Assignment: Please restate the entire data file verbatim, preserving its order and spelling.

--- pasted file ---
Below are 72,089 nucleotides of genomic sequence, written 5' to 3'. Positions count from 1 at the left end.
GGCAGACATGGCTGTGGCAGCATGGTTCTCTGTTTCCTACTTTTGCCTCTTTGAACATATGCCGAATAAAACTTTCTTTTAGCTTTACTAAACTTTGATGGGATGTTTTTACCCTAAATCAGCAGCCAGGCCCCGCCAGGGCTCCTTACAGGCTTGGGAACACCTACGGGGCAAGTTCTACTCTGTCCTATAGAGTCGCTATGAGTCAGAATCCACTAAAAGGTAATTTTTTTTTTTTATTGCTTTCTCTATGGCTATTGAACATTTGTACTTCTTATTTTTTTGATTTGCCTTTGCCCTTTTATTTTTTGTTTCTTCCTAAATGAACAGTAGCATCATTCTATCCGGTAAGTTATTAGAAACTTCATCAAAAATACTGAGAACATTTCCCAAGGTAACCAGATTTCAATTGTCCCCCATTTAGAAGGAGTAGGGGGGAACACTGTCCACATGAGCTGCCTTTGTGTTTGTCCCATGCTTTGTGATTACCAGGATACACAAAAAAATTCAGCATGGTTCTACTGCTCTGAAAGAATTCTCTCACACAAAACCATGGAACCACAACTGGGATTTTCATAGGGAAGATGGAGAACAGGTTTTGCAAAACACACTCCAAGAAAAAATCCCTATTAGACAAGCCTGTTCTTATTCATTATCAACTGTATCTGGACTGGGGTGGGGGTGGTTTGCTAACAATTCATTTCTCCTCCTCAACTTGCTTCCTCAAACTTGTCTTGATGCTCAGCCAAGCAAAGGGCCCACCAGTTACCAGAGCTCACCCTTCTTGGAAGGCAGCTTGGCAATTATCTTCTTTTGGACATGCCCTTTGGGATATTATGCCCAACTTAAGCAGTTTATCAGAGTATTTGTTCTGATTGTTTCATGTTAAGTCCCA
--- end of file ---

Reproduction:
Below are 72,089 nucleotides of genomic sequence, written 5' to 3'. Positions count from 1 at the left end.
GGCAGACATGGCTGTGGCAGCATGGTTCTCTGTTTCCTACTTTTGCCTCTTTGAACATATGCCGAATAAAACTTTCTTTTAGCTTTACTAAACTTTGATGGGATGTTTTTACCCTAAATCAGCAGCCAGGCCCCGCCAGGGCTCCTTACAGGCTTGGGAACACCTACGGGGCAAGTTCTACTCTGTCCTATAGAGTCGCTATGAGTCAGAATCCACTAAAAGGTAATTTTTTTTTTTTATTGCTTTCTCTATGGCTATTGAACATTTGTACTTCTTATTTTTTTGATTTGCCTTTGCCCTTTTATTTTTTGTTTCTTCCTAAATGAACAGTAGCATCATTCTATCCGGTAAGTTATTAGAAACTTCATCAAAAATACTGAGAACATTTCCCAAGGTAACCAGATTTCAATTGTCCCCCATTTAGAAGGAGTAGGGGGGAACACTGTCCACATGAGCTGCCTTTGTGTTTGTCCCATGCTTTGTGATTACCAGGATACACAAAAAAATTCAGCATGGTTCTACTGCTCTGAAAGAATTCTCTCACACAAAACCATGGAACCACAACTGGGATTTTCATAGGGAAGATGGAGAACAGGTTTTGCAAAACACACTCCAAGAAAAAATCCCTATTAGACAAGCCTGTTCTTATTCATTATCAACTGTATCTGGACTGGGGTGGGGGTGGTTTGCTAACAATTCATTTCTCCTCCTCAACTTGCTTCCTCAAACTTGTCTTGATGCTCAGCCAAGCAAAGGGCCCACCAGTTACCAGAGCTCACCCTTCTTGGAAGGCAGCTTGGCAATTATCTTCTTTTGGACATGCCCTTTGGGATATTATGCCCAACTTAAGCAGTTTATCAGAGTATTTGTTCTGATTGTTTCATGTTAAGTCCCA